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For landlords or building owners in New York City, receiving a notice of violation from HPD regarding a lead-based paint issue is a frequent occurrence. HPD dispatches thousands of these notices annually, averaging about 50 per day.

If addressed and rectified correctly, there are no penalties. If they are not, you will receive a penalty of up to $250 per day per violation. Any failure to resolve the issue within the specified deadline for correction and certification will lead to fines, penalties, or legal action. HUD will attach penalty fees to your Tax Bill.

This article will outline the common types of lead-based paint violations issued by HPD, who they apply to, and the proper procedures for correction and clearance.


Call Fred's Lead for FREE directions on how to clear your violation. Fred's understands whether it is contestable or if immediate abatement is necessary.


  • Presumed Lead Danger (616) - violation based on a surface found damaged or deteriorating in a building older than 1960 where lead-based paint is assumed to be present due to its age.

  • Tested Lead Violation (617) - an HPD inspector found deteriorating paint and confirmed the paint is lead-based through positive XRF analyzer readings.

  • Audit Violations (614, 618, 619, 620, 623) - violation issued based on failure to provide testing records, annual requests to determine if a child moved in, or after a lead-poisoned child is identified in the building by the Department of Health and Mental Hygiene (order #618).

  • Note - if a child had lead-poisoning as identified in a blood test and you have untested lead-based paint, you can be sued and liable for substantial amounts of money.

Call For Your Free Consultation Today 914-531-5944

Should I Contest the Violation? 

If you've received a violation (616) due to deteriorating paint conditions in a building constructed before 1960, you have the choice to contest it. This is an option if you believe that the paint in your building does not contain lead, you will need to have the paint tested or show that it was built after 1960.

You can submit the Contestation Form and provide all necessary documentation to support your argument. All documents are to be postmarked no later than six days before the correction deadline.

Applying for a POSTPONEMENT to Abate Lead Paint

If you realize that you cannot complete the work before the correction deadline, you may apply for a postponement for up to 14 days. These forms are included in the NOV Packet received. A second postponement may also be available. Fred's can help you be PROACTIVE in this process.

Post Abatement Paperwork

Make sure everyone involved in the testing and abatement process are EPA Certified. Ensure you receive their EPA Certifications before ANY work is performed. After the abatement work is done, collect the following to submit with your clearance forms:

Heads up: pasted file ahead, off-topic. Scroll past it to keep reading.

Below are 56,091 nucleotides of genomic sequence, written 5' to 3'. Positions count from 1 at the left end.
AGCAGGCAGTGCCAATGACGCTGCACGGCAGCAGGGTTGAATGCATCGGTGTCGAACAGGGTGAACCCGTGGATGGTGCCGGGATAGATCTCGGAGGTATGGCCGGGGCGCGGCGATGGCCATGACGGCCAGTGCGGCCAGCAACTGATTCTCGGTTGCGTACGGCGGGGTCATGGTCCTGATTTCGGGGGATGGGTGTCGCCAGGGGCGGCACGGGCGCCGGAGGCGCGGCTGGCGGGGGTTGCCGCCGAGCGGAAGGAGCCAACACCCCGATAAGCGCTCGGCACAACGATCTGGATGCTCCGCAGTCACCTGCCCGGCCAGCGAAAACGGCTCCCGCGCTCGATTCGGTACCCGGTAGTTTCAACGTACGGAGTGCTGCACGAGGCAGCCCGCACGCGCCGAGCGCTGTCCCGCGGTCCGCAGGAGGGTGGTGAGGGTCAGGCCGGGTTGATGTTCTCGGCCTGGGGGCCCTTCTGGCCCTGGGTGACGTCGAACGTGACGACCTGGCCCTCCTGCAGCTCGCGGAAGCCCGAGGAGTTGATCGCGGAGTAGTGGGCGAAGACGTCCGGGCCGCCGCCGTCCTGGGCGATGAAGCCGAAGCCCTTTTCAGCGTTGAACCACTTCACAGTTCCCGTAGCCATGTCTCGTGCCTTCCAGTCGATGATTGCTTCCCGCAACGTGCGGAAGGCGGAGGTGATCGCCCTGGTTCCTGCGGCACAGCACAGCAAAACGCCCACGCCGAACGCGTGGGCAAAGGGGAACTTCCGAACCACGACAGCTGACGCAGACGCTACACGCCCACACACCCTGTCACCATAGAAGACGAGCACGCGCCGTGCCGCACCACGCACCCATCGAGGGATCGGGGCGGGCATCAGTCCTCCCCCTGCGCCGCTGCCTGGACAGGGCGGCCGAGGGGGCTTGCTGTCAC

1. Certificate of Correction (Sworn Statement from Building Owner)

  2. Sworn Statement from the Lead Abatement Contractor

  3. EPA Certification of the Lead Abatement Contractor

  4. Sworn Statement from the Dust Wipe Lead Inspector / Assessor

  5. EPA Certification of the Dust Wipe Contractor

  6. Laboratory Results of the Third Party Lab for the Dust Wipe Clearance Testing

ORIGINAL Forms are to be submitted to HPD Lead Unit: 94 Old Broadway, 7th Floor

FINAL STEP: Reinspection from HUD 

Once your paperwork is submitted, provided it's valid and submitted on time, HPD will schedule a reinspection to ensure that the lead paint hazard has been effectively remediated.

Upon completion of the reinspection, if the lead hazard has been properly addressed, your violation will be successfully resolved.

However, if upon reinspection the inspector finds that a lead paint hazard still exists—whether due to the original issue not being adequately remediated or a new hazard is found, the violation will not be closed.

Reinspections are free, however, if the deadlines have lapsed and the violation becomes overdue, HPD will impose a $300 fee for the reinspection.

Failure to Address Violations

If you don't correct lead paint violations on time, you could face serious consequences. These violations highlight dangerous conditions, especially for young children who are more likely to get sick from lead poisoning.

If you don't correct the violation by the deadline, HPD can charge you $250 every day until it's corrected, with a maximum fine of $10,000.

If you do not address the hazard(s), HPD will bring in their own workers through the Emergency Repair Program (ERP) and bill you for the costs. These costs will be thousands more due to their labor rates, administrative costs and additional penalties. 

Not correcting the violation quickly lead to lawsuits. HPD might take you to court, and your tenants could also sue you.

New York City Department of Housing, Preservation & Development (HPD) 616 and 617 violations are also time sensitive.  You only have 30 days to have them corrected including dust wipe clearance testing.


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